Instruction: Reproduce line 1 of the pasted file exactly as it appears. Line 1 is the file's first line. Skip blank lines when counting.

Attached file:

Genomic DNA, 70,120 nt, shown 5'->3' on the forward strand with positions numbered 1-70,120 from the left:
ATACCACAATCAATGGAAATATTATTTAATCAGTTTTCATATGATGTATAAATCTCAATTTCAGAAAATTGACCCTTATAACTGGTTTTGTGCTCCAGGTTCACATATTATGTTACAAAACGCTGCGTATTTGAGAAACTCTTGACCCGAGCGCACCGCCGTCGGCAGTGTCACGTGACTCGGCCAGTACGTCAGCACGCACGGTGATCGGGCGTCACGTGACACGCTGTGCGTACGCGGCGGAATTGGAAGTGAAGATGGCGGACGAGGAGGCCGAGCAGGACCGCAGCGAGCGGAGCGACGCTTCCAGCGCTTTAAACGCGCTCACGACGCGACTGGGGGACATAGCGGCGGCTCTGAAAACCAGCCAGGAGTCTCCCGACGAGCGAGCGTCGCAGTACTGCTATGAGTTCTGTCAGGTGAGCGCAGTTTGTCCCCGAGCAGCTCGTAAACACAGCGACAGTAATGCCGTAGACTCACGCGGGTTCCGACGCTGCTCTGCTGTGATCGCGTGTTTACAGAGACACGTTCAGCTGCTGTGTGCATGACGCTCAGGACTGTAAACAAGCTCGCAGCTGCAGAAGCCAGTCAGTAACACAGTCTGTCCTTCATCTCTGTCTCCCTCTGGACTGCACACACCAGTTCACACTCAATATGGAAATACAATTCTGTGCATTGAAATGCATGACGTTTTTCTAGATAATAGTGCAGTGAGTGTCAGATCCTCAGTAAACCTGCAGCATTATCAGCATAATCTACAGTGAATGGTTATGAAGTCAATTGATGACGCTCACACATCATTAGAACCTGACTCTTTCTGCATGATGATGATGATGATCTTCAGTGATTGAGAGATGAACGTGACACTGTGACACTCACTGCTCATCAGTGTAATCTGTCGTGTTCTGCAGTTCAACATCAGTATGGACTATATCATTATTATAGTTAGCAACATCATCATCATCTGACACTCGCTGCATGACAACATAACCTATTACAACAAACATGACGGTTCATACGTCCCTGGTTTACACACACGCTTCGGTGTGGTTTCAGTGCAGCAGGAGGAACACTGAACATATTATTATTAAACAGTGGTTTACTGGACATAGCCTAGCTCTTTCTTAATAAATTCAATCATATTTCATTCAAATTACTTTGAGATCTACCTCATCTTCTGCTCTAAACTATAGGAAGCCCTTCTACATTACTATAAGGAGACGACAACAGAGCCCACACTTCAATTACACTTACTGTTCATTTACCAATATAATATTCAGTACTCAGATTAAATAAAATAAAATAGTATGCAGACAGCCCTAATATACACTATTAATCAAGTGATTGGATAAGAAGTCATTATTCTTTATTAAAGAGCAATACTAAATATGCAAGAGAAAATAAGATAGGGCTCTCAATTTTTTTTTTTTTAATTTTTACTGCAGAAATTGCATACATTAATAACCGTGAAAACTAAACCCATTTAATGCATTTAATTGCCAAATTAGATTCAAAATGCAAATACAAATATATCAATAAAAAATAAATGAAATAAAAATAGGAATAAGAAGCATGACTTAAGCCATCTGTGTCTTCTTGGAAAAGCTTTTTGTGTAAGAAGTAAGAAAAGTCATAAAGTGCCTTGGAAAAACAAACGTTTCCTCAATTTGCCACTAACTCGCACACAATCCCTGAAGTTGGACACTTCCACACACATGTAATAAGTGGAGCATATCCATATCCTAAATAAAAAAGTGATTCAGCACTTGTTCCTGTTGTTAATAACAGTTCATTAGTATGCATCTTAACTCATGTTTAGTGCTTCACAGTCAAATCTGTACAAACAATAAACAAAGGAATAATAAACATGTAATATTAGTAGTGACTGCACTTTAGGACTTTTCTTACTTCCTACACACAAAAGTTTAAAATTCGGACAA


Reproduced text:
Genomic DNA, 70,120 nt, shown 5'->3' on the forward strand with positions numbered 1-70,120 from the left: